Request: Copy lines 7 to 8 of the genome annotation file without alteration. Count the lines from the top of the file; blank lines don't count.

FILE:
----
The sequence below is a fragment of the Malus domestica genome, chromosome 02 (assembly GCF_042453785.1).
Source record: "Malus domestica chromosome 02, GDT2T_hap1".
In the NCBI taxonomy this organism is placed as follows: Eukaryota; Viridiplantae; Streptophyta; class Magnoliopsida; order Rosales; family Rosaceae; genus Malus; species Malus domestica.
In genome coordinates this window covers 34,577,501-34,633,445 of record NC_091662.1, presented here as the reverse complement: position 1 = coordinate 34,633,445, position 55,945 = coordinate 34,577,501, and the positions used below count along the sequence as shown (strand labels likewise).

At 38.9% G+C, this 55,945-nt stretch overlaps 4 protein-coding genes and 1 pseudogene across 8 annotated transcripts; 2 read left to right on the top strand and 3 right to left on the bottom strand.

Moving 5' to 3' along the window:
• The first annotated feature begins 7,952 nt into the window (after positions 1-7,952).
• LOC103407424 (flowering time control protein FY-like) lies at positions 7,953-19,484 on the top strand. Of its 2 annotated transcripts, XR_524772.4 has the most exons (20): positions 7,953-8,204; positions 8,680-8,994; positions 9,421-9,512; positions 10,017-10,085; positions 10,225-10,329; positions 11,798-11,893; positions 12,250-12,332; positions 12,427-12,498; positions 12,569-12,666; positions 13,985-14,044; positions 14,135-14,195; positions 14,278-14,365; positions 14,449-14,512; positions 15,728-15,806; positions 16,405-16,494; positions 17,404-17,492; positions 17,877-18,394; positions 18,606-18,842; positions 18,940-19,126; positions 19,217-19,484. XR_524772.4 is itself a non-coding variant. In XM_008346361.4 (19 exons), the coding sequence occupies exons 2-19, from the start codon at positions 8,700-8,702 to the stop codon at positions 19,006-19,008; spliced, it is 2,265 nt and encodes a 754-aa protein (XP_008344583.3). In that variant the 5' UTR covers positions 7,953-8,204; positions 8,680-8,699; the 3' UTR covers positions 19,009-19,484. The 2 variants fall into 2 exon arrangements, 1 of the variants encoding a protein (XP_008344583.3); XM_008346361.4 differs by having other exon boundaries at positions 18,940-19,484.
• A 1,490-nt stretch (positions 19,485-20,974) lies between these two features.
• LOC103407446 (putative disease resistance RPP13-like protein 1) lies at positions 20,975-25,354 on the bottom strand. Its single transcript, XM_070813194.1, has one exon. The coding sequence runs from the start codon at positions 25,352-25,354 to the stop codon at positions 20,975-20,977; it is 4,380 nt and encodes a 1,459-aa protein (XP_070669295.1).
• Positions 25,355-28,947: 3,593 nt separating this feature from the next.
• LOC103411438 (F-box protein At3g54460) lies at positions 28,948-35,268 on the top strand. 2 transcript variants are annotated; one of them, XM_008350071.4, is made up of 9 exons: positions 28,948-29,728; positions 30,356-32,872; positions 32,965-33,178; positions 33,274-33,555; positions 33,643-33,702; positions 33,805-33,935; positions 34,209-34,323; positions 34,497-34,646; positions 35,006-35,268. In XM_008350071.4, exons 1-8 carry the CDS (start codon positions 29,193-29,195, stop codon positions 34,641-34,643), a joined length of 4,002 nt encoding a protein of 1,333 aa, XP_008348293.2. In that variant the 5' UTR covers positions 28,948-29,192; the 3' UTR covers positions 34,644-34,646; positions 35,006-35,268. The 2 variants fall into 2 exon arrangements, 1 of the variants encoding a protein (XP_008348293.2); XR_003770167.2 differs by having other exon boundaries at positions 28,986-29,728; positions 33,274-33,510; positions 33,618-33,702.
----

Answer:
• The first annotated feature begins 7,952 nt into the window (after positions 1-7,952).
• LOC103407424 (flowering time control protein FY-like) lies at positions 7,953-19,484 on the top strand. Of its 2 annotated transcripts, XR_524772.4 has the most exons (20): positions 7,953-8,204; positions 8,680-8,994; positions 9,421-9,512; positions 10,017-10,085; positions 10,225-10,329; positions 11,798-11,893; positions 12,250-12,332; positions 12,427-12,498; positions 12,569-12,666; positions 13,985-14,044; positions 14,135-14,195; positions 14,278-14,365; positions 14,449-14,512; positions 15,728-15,806; positions 16,405-16,494; positions 17,404-17,492; positions 17,877-18,394; positions 18,606-18,842; positions 18,940-19,126; positions 19,217-19,484. XR_524772.4 is itself a non-coding variant. In XM_008346361.4 (19 exons), the coding sequence occupies exons 2-19, from the start codon at positions 8,700-8,702 to the stop codon at positions 19,006-19,008; spliced, it is 2,265 nt and encodes a 754-aa protein (XP_008344583.3). In that variant the 5' UTR covers positions 7,953-8,204; positions 8,680-8,699; the 3' UTR covers positions 19,009-19,484. The 2 variants fall into 2 exon arrangements, 1 of the variants encoding a protein (XP_008344583.3); XM_008346361.4 differs by having other exon boundaries at positions 18,940-19,484.